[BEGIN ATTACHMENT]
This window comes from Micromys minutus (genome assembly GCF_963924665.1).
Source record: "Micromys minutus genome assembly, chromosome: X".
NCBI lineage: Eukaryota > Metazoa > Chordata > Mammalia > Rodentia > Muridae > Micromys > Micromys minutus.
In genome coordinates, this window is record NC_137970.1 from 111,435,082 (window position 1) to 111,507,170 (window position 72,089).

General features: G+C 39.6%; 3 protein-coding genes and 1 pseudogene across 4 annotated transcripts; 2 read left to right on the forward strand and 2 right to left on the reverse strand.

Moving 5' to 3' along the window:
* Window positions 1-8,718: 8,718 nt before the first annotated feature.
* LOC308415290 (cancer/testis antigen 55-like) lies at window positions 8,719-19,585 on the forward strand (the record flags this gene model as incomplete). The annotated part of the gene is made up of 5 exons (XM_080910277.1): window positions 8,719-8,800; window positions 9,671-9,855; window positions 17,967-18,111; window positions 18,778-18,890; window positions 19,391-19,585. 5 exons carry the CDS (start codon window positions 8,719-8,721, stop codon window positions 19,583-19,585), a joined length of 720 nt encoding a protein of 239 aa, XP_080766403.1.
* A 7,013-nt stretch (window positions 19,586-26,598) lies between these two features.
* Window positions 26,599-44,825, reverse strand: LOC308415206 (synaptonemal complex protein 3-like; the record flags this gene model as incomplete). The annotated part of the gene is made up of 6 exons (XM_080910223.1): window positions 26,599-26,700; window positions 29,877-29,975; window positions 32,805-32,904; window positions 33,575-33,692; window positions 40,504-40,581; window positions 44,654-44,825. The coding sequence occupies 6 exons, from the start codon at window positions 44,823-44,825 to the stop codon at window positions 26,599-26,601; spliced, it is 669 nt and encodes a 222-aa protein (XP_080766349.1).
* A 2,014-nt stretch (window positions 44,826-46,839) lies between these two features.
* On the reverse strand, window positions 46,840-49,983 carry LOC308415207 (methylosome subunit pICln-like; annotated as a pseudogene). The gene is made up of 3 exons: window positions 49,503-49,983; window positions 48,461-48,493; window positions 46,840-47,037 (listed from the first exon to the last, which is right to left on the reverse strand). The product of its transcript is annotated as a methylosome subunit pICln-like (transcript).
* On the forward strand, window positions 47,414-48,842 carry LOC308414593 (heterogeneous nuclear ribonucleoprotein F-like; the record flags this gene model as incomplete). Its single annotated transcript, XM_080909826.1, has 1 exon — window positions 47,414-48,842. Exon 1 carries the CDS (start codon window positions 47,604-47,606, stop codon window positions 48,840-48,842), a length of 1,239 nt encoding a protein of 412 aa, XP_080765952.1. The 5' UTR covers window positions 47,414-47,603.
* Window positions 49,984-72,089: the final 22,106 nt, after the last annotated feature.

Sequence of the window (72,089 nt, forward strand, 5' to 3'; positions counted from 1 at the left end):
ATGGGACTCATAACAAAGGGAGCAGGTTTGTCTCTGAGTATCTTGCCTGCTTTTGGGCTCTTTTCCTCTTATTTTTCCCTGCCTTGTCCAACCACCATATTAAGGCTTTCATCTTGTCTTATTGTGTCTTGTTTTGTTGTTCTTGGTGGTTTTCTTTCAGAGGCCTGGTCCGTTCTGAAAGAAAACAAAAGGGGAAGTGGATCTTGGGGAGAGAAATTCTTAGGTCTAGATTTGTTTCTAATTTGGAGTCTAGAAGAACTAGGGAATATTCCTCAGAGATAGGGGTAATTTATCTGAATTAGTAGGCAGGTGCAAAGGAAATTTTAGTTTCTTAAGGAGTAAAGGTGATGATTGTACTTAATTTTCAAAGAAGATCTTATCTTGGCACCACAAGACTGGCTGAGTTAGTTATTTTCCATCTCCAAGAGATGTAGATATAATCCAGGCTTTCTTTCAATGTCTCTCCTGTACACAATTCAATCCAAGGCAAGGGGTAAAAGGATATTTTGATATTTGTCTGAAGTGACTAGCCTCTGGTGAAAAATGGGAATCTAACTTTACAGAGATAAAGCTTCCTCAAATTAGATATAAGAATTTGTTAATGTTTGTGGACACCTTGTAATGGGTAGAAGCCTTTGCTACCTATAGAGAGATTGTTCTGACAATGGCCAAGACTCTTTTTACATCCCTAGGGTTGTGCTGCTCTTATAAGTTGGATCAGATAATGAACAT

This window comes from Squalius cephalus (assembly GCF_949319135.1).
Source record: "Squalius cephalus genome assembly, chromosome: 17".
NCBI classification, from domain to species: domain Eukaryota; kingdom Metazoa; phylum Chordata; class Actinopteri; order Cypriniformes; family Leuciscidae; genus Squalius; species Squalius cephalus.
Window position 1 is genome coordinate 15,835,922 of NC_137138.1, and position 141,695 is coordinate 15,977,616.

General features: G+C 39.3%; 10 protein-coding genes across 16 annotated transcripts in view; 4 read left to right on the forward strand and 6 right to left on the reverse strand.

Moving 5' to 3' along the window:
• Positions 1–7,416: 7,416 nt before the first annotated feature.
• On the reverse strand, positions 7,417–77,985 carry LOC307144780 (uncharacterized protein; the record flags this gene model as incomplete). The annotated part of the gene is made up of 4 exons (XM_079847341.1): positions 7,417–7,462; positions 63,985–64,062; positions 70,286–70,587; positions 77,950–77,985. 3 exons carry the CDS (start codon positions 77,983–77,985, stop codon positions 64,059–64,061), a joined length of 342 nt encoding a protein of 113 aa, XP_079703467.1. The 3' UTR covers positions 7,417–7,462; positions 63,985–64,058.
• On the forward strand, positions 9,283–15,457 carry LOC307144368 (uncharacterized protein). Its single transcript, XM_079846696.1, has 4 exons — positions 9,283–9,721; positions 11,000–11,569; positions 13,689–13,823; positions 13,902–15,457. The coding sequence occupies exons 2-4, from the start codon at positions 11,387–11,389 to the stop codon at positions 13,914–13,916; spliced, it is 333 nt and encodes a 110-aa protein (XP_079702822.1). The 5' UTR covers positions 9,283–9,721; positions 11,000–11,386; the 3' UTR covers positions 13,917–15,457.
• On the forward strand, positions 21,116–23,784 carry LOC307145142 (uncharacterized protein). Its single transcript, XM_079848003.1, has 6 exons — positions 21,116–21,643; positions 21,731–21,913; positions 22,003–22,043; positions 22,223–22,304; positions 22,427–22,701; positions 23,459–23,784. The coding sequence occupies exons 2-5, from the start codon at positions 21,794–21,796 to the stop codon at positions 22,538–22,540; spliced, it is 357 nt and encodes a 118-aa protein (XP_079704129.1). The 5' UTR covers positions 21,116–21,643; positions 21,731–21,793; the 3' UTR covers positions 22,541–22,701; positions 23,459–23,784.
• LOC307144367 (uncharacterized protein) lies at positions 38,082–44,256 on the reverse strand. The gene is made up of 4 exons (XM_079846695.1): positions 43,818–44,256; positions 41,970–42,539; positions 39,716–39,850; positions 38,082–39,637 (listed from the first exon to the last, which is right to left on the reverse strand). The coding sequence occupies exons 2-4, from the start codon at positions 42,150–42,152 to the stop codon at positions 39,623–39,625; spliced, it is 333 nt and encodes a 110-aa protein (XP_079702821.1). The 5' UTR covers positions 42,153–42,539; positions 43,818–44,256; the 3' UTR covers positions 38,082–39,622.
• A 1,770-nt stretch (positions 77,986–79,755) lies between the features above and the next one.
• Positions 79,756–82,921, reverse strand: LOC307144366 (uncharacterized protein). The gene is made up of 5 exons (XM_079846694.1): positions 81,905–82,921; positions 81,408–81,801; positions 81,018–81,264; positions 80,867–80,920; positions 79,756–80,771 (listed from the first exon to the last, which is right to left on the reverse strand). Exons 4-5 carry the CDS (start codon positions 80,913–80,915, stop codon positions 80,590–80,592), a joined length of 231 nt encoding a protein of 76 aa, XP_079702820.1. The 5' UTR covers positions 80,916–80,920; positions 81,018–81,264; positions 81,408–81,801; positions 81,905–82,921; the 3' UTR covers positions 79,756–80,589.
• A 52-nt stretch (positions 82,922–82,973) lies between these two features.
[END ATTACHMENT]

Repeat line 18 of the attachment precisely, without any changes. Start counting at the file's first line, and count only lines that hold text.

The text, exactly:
Source record: "Squalius cephalus genome assembly, chromosome: 17".